NATIONAL CEREMONIAL PLAZA
The National Ceremonial Plaza is an extension of the ancient fortress monastery, the Trashichhoe Dzong, where the northern wall had been reconstructed after an earthquake. The Trashichhoe Dzong is the iconic center of Bhutanese culture and institutions.
From the year 2000 His Majesty, Jigme Singye Wangchuk, initiated a process of transition from a very popular Monarchy into a Constitutional Democracy. In 2007 he abdicated his throne installing his son, Crown Prince Jigme Khesar Namgyel Wangchuk, to be the new King, and declared Bhutan to be a constitutional democracy. A new era emerged, catalyzing modernization, while cherishing a unique culture.
The National Ceremonial Plaza became the iconic symbol of this historic transition with the coronation of the new king and the inauguration of the first elected Prime Minister within its precinct. This facility brought national ceremonies and rituals from within the cloistered fortress monastery out to the people of Bhutan.
Locally known as the Tsechu Ground, because of the annual Buddhist ‘Tsechu,’ or traditional music and dance festival held here, this national public space is the central gathering place for the nation’s people, royalty, religious leaders and officials to celebrate national events.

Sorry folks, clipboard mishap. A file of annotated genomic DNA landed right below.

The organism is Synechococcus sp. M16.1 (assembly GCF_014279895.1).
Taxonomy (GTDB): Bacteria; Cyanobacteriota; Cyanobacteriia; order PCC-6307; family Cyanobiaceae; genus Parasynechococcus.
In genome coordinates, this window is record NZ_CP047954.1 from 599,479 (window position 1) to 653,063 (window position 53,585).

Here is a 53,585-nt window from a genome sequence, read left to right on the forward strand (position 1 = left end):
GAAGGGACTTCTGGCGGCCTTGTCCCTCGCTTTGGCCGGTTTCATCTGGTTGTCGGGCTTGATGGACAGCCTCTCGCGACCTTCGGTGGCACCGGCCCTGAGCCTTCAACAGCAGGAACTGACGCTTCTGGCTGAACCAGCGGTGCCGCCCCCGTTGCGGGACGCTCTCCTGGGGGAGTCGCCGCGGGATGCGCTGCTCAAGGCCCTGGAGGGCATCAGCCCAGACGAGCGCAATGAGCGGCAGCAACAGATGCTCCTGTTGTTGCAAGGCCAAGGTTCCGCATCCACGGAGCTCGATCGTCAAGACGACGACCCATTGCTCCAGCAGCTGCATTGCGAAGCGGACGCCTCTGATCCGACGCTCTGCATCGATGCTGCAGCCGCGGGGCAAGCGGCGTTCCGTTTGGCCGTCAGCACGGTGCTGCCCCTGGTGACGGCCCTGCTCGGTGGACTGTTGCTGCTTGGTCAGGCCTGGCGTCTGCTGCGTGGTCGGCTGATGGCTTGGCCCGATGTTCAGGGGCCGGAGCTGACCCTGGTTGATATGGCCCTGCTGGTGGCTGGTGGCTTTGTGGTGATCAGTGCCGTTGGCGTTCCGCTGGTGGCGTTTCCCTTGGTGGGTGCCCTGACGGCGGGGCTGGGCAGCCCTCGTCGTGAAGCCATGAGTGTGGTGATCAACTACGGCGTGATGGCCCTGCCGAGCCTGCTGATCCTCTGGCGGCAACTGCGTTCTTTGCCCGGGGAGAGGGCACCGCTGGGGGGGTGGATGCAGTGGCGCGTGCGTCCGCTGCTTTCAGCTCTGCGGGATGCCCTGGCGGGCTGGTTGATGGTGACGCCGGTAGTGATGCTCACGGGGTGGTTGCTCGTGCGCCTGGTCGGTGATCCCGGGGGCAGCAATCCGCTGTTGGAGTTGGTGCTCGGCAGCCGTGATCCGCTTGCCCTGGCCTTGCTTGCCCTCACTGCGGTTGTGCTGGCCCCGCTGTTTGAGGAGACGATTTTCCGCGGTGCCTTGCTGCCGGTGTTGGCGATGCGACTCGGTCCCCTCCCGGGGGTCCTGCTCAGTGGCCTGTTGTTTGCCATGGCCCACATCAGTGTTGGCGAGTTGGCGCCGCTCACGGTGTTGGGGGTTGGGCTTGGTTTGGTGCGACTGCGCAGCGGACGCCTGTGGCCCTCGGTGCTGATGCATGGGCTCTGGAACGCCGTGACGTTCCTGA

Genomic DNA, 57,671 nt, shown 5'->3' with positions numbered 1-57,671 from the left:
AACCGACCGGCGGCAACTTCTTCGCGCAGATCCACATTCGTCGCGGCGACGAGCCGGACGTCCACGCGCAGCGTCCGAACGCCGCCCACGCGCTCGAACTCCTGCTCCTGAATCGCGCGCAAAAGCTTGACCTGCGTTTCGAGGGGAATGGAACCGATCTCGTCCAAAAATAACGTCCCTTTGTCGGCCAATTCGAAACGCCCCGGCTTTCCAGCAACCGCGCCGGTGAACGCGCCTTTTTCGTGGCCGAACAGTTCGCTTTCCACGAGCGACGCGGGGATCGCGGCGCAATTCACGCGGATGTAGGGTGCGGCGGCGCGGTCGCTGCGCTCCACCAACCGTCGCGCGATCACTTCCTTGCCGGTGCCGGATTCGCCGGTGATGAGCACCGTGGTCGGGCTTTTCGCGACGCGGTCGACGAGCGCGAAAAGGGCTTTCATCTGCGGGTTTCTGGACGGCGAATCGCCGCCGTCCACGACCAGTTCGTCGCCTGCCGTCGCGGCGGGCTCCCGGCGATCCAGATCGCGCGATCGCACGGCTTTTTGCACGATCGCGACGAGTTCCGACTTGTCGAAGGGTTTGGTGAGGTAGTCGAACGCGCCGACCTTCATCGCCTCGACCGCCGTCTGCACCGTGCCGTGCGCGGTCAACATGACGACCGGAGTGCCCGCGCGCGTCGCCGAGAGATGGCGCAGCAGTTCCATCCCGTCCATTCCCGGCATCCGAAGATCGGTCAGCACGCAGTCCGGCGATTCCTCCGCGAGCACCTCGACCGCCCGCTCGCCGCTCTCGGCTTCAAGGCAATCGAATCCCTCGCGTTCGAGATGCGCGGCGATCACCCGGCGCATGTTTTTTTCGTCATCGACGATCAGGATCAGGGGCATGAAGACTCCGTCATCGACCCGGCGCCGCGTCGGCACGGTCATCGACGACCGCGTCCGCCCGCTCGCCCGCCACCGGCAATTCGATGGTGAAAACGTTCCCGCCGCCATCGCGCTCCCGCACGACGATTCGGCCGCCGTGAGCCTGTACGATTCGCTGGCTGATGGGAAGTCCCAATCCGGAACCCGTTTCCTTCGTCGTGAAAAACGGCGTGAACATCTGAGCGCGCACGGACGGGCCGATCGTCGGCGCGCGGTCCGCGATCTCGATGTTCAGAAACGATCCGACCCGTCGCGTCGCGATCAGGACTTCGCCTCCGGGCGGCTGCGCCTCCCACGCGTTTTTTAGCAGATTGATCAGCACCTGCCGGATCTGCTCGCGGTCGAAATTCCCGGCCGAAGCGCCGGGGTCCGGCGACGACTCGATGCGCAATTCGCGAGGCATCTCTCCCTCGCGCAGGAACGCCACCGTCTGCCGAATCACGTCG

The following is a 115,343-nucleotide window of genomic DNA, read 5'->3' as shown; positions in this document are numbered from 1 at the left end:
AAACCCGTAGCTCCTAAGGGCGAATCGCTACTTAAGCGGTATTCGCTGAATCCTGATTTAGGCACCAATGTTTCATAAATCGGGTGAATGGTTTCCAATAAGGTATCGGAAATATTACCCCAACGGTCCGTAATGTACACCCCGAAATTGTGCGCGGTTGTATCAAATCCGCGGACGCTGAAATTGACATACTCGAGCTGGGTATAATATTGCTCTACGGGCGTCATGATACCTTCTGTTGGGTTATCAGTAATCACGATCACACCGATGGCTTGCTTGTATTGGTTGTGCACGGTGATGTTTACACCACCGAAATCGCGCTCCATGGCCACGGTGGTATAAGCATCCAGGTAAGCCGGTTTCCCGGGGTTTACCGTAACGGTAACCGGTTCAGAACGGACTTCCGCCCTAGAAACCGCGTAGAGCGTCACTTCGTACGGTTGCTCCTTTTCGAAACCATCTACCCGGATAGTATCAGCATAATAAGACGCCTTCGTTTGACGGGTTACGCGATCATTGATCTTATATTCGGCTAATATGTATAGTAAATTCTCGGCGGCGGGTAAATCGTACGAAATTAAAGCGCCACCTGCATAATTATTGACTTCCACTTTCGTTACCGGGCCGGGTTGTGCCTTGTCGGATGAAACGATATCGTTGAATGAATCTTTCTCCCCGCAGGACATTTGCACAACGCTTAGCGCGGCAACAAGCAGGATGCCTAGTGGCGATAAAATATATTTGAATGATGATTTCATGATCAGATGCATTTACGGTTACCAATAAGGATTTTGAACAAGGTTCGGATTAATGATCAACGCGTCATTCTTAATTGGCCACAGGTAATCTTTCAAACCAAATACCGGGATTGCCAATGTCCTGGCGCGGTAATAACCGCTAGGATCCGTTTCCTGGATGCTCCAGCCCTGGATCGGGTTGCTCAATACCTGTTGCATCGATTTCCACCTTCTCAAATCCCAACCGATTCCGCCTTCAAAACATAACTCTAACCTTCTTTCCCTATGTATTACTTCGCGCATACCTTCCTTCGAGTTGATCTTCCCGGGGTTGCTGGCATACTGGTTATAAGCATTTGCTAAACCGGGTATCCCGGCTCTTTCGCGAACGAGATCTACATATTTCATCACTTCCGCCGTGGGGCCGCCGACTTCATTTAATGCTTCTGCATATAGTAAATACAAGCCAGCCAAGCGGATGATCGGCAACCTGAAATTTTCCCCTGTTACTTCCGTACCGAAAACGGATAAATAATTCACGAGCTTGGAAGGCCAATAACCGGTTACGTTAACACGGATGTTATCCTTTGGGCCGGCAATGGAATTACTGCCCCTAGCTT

Construction occurred through an indigenous craft culture, guided in its form and structure by over-all dimensions and directions for locating motifs and iconography. Using Dolep granite stone slabs, Blue Pine wood, brass hardware and tin roof sheets the plaza emerged, with hundreds of craftspeople participating. The Blue Pine columns and beams crack as they dry, necessitating lamination with local linen cloth, applying the sap of the Blue Pine trees, and painting it in bright colors, applying local symbols and motifs.
This amphitheater-like facility focuses on tiered wooden carved balconies where the chief abbot of Bhutan, the Je Khenpo, the royal family, elected ministers and honored guests observe events of national importance. From these balconies a large stone, stepped plaza, integrating with the hills, spreads out to seat 25,000 participants. Green rooms with sanitary facilities for dancers and musicians, public sanitary facilities, large wooden tea pavilions and controlled entry points structure the composition. A central dance and performance arena accommodates several hundred musicians and dancers.
Festivals often begin in darkness, eventually welcoming the morning sun. Three hundred and fifty embedded LED blue lighting fixtures are set into the flooring and steps, to greet the dawn, as the valley awaits the early rays of the rising sun.
The National Ceremonial Plaza is the focal public domain of the Bhutanese Kingdom, a national icon for its citizens and a functional facility to accommodate religious and secular events of national importance, binding people together into a common ethos.
Built Up Area6,203 Square Meters
Site Area300 Acres
Royal Government of Bhutan
Lhozang Construction, Bhutan
Structural Design : J+W Consultants, Pune
Landscape Design : CCBA, Thimphu
MEP Design : Abid Hussain Consultants, New Delhi
Ramprasad Akkisetti and Deepak Kaw
Prof. Christopher Benninger, Deepak Kaw, Rahul Sathe, Mangesh Puranik, and Bhagyashree Soni